There are an almost infinite number of ways that you can promote your webcomic. I'm sure many of you have seen many of those methods in action before. Here's one I hadn't seen before that A) I thought was clever, and B) worked on me if no one else. It's called "Wanna Be In My Webcomic?"
G.L. Nelson started a webcomic last April called "The Sergeant and Professor Skeary Winslow." Before this week, I'd never heard of it. But he seemed to be generally doing the right things: regular updates, process blog, quality work in general... But, for whatever reason(s), it just flew below my radar.
But this week, he posted a quick note on Comixtalk, whose feed I subscribe to. It said that he's got some crowd scenes coming up in future installments and thought it would be fun to draw in real people. But, instead of holding a contest, all you have to do is respond to a note on his blog.
Now, the first thing I did was say, "Sounds cool. But only if the guy's a decent artist, and only if I dig the storyline he's doing." And how might I go about finding out answers to such questions? By reading his webcomic, of course!
Sure enough, I found myself going back to the beginning of his comic and reading page after page after page until I suddenly found myself caught up to the latest installment. "I guess I really enjoyed that! Where's his RSS feed?"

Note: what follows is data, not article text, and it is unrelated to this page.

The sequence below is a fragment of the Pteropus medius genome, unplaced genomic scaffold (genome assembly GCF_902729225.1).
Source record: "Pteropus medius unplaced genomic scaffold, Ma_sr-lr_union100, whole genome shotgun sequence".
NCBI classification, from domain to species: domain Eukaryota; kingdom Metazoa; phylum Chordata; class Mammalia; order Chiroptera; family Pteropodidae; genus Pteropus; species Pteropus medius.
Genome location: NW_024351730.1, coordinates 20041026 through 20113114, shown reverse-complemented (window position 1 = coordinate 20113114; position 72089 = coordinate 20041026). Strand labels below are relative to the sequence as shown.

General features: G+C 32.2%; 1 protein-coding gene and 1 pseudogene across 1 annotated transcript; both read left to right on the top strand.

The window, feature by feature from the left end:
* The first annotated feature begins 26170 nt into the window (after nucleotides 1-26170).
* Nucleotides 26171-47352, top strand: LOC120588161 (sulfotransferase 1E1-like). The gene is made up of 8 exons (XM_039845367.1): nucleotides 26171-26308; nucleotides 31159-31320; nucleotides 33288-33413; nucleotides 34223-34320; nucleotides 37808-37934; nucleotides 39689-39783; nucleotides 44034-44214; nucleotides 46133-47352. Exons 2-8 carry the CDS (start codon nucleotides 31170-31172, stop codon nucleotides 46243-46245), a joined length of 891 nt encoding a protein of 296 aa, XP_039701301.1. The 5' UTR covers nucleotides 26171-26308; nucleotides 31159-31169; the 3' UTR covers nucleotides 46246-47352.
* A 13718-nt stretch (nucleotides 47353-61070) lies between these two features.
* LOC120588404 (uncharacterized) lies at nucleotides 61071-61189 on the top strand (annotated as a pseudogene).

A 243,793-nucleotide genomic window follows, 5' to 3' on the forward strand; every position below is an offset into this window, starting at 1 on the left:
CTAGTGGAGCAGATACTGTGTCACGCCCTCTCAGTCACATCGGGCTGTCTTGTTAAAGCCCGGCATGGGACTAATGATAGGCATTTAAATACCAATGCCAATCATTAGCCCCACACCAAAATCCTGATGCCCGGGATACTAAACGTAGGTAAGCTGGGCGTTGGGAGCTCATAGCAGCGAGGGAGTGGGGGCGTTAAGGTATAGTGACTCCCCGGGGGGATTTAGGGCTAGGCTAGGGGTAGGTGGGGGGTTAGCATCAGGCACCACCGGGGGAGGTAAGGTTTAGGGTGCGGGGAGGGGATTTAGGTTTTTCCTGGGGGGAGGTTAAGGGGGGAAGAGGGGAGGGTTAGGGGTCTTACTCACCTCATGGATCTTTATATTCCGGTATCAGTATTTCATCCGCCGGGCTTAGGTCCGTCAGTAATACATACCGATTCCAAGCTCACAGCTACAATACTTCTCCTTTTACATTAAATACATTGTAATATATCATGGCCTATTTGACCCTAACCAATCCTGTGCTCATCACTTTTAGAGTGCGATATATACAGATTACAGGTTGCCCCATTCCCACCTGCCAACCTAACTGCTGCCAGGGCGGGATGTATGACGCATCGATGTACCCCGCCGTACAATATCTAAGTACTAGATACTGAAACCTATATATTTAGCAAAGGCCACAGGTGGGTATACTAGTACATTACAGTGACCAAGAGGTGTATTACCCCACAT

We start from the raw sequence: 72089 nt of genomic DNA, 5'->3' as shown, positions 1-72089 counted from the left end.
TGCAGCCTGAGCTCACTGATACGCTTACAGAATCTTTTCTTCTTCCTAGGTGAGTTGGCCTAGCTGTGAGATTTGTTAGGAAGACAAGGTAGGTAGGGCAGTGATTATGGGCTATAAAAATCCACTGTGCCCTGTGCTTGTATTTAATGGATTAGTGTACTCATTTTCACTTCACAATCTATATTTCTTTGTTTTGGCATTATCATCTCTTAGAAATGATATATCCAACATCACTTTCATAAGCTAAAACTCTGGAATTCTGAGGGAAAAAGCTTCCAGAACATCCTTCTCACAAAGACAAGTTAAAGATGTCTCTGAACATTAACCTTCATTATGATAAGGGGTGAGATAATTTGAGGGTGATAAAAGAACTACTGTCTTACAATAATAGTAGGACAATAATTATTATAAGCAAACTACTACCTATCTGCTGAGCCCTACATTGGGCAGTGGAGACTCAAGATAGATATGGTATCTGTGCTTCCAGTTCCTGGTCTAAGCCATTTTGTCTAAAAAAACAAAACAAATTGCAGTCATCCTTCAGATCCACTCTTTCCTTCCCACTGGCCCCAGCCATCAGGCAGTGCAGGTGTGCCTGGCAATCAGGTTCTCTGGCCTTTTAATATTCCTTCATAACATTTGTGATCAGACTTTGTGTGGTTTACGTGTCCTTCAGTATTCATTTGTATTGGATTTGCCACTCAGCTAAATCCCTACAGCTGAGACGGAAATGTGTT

And, thus, a new reader was born. And, indeed, an advocate as well, as this post should attest to.
It's all well and good to make a great comic, but if no one sees it... what's the point? Webcomic creators can't rely on word of mouth alone to get people to notice their comic; they have to do some marketing. And Nelson here has found a new way to do just that. I'm sure those crowd scenes where he's duplicating people's likeness is going to slow his page production rate way down for those scenes, but it's still WAAAY cheaper and easier than hoofing it to some comic convention, where you're brushed aside by most patrons because you don't work for Marvel or DC, and have to spend a lot of money on chotchkeys just to get people to even look at your table, much less stop and talk to you, much less go to your web site a week later.
Nelson's one of the few folks I've seen who can make an intriguing story AND put his creative energies towards marketing it well to boot! Go check out his comic, and then see if you can get yourself in it!